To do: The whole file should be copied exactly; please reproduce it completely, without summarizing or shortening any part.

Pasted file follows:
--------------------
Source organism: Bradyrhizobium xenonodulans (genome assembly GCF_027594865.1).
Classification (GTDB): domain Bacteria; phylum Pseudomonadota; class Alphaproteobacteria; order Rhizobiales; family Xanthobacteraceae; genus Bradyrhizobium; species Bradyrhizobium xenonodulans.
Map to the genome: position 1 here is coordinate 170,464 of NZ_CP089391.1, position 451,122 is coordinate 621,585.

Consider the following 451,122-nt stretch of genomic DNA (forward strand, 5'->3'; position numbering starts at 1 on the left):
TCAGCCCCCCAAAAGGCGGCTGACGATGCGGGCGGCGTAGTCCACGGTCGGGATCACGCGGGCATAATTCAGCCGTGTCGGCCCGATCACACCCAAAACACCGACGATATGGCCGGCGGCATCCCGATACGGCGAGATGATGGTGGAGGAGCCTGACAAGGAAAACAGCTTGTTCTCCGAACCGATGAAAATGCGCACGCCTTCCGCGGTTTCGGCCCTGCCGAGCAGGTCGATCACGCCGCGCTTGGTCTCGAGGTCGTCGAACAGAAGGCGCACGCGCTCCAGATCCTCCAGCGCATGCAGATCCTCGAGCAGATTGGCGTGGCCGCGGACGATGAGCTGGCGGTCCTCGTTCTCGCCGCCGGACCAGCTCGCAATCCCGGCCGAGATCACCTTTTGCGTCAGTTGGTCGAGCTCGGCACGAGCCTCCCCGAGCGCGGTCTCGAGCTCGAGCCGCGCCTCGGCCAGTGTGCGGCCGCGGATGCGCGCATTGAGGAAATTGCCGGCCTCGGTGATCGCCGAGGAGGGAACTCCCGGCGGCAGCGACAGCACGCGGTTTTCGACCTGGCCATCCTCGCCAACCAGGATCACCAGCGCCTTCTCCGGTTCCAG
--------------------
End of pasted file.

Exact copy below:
Source organism: Bradyrhizobium xenonodulans (genome assembly GCF_027594865.1).
Classification (GTDB): domain Bacteria; phylum Pseudomonadota; class Alphaproteobacteria; order Rhizobiales; family Xanthobacteraceae; genus Bradyrhizobium; species Bradyrhizobium xenonodulans.
Map to the genome: position 1 here is coordinate 170,464 of NZ_CP089391.1, position 451,122 is coordinate 621,585.

Consider the following 451,122-nt stretch of genomic DNA (forward strand, 5'->3'; position numbering starts at 1 on the left):
TCAGCCCCCCAAAAGGCGGCTGACGATGCGGGCGGCGTAGTCCACGGTCGGGATCACGCGGGCATAATTCAGCCGTGTCGGCCCGATCACACCCAAAACACCGACGATATGGCCGGCGGCATCCCGATACGGCGAGATGATGGTGGAGGAGCCTGACAAGGAAAACAGCTTGTTCTCCGAACCGATGAAAATGCGCACGCCTTCCGCGGTTTCGGCCCTGCCGAGCAGGTCGATCACGCCGCGCTTGGTCTCGAGGTCGTCGAACAGAAGGCGCACGCGCTCCAGATCCTCCAGCGCATGCAGATCCTCGAGCAGATTGGCGTGGCCGCGGACGATGAGCTGGCGGTCCTCGTTCTCGCCGCCGGACCAGCTCGCAATCCCGGCCGAGATCACCTTTTGCGTCAGTTGGTCGAGCTCGGCACGAGCCTCCCCGAGCGCGGTCTCGAGCTCGAGCCGCGCCTCGGCCAGTGTGCGGCCGCGGATGCGCGCATTGAGGAAATTGCCGGCCTCGGTGATCGCCGAGGAGGGAACTCCCGGCGGCAGCGACAGCACGCGGTTTTCGACCTGGCCATCCTCGCCAACCAGGATCACCAGCGCCTTCTCCGGTTCCAG